The kea are the only true alpine parrot in the world.There are maybe 4,000 adult. 150,000 birds were shot between 1860 and 1970 as kea often attacked sheep, pecking at the fat around their kidneys.
Its ravages spawned the terms ‘kea’d’ and ‘to kea’, as well as ‘flag’ and ‘flagged’ (a flagged sheep has torn, flapping wool pulled from its back). People were employed to hunt and kill keas,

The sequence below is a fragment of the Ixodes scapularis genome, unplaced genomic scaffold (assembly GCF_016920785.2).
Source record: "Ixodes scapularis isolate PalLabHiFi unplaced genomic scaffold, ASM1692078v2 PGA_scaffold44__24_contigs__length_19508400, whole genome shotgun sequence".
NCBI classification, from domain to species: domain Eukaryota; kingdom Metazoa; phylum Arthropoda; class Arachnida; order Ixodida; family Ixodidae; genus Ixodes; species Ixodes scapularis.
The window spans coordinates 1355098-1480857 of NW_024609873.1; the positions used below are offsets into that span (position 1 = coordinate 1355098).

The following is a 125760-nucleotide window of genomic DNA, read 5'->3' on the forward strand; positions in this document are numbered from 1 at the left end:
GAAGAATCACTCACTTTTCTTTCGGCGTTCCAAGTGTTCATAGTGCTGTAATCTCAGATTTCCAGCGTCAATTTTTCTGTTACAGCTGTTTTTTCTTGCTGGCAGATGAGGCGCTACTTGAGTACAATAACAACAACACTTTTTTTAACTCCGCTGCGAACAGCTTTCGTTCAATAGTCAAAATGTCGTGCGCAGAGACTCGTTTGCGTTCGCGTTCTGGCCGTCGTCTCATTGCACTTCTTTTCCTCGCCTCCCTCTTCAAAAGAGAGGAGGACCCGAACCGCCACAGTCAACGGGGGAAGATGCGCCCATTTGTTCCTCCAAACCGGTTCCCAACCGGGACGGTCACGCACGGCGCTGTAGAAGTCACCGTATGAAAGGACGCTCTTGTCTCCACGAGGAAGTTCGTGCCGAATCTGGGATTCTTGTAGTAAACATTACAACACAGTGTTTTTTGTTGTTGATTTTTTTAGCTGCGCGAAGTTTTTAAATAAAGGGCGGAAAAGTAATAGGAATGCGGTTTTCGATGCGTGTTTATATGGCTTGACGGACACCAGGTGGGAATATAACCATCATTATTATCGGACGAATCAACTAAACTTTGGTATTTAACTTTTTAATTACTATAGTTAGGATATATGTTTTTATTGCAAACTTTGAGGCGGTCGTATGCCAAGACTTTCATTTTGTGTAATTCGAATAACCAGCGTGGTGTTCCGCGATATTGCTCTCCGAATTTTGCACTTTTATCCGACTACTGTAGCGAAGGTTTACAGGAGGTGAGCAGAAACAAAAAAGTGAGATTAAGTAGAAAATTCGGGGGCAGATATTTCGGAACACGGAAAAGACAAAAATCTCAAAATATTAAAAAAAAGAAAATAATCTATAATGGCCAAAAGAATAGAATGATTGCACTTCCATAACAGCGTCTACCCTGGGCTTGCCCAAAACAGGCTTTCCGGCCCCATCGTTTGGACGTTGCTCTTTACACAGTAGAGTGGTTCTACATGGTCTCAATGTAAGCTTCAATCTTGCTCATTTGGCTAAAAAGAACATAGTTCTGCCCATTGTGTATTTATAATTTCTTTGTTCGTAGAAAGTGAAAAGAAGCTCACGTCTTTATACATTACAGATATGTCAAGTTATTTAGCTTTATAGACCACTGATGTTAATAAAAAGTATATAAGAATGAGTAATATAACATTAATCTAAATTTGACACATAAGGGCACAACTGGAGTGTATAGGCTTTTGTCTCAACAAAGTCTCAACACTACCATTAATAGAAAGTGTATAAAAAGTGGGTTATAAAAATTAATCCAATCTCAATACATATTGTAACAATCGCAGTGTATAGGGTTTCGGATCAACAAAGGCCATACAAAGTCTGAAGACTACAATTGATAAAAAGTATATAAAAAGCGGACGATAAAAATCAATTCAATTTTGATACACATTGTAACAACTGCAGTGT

using a shotgun modified for the purpose, known as a 'kea gun' (Te Ara: Rural Language).
Distinctive behavioural and morphological traits of kea compared to other parrots include the slender bill, digging for food, ground nesting, winter breeding, social dynamics, intelligence, prolonged juvenile phase and use of alpine habitat. This combination of traits indicates an evolutionary history in an unforested habitat. It is likely that these characteristics evolved from a kaka-like ancestor during uplift of the Southern Alps over the last 5 million years (NZ Birds Online: Kea)